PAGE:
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Art as an Investment - Post 2

Dec 7, 2016

EisnerAmper partner Barbara Taibi moderated a panel on art as an investment, featuring panelists Ralph E. Lerner, Esq., President, Art World Advisors, LLC; Michael P. Schulhof, Chairman, GTI Holdings; and Elizabeth von Habsburg, Managing Director, Winston Art Group. 

Michael started out the session by distinguishing between the ‘types’ of people you meet in the art world:

  • Investors – People who buy art with the intention of making a profit from the eventual sale – A Trader mentality
  • Collectors – People who buy art primarily for personal enjoyment – Intrinsic love of the works of art and people who love living with art
  • Dealers – People who buy and sell art as a business

He suggested that, if interested, start buying art when you are young if possible. The best way to get involved is to start following artists at early stages whose work you like and watch them develop.

Liz indicated that the art market remains very strong in the U.S. New markets are strengthening with the Chinese and Qataris.

Ralph indicated that 95% of art has no real resale value; and illustrated his point with a story about how easy it is to be duped into buying fakes.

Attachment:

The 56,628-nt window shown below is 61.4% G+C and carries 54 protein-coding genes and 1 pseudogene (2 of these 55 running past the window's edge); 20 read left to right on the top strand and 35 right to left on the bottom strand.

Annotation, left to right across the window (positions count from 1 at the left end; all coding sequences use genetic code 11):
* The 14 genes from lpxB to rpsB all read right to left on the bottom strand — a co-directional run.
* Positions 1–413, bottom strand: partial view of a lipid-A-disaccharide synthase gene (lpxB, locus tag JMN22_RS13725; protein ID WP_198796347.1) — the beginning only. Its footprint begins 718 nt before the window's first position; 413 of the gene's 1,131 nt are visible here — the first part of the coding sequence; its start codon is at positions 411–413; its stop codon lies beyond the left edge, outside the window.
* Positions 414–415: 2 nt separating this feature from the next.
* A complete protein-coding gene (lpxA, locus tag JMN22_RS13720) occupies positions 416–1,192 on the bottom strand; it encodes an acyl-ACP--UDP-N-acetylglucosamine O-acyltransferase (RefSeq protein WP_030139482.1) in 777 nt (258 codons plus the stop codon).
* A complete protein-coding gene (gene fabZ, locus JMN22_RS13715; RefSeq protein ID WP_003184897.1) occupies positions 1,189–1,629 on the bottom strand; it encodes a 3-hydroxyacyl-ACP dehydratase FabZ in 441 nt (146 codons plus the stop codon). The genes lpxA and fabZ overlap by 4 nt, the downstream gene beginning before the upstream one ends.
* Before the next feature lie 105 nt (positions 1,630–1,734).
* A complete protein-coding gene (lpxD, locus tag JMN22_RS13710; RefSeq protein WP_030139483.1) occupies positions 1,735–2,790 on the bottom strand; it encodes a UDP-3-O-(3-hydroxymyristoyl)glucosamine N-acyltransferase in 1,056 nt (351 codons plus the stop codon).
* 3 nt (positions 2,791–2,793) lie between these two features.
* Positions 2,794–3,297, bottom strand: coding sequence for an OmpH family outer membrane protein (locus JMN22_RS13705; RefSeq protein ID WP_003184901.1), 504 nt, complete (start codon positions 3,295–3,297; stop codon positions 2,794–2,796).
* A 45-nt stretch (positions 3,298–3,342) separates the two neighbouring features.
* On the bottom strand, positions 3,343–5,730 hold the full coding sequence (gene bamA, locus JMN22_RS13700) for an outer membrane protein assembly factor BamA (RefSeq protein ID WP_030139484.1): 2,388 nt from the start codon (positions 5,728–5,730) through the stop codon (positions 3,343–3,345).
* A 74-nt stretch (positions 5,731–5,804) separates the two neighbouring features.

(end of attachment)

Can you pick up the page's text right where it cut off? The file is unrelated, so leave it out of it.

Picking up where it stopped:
All the panelists discussed why they do not rely much on efforts within the art industry to standardize the valuation and appraisal process with matrices or indices to value art. They all feel the value of art is too subjective to rely on any such standards.. They do rely on research, authentication (aka provenance), and appraised values from reputable appraisers.

Regarding tax considerations, Ralph mentioned that the IRS has a panel of professionals from museums, auction houses, etc. that meets twice per year to help make determinations about valuations, etc. He said that this tends to elongate the process and further stated that, based on a Rev Proc that is binding on the IRS, not the taxpayer, a ruling can take no longer than 6 months.

The panelists also touched upon a few more points of interest:

  • For investors, getting a capital gain treatment is an objective and that various techniques such as 1031 exchanges help to establish art as investment.
  • People often do not realize that there is a use tax (similar to a sales tax or VAT) on the purchase of art.
  • People often do not insure to avoid disclosure to the IRS, especially if they are trying to get as small an estate value as possible. One insurance technique is the use of an insurance Global Cap on a group of art assets. 


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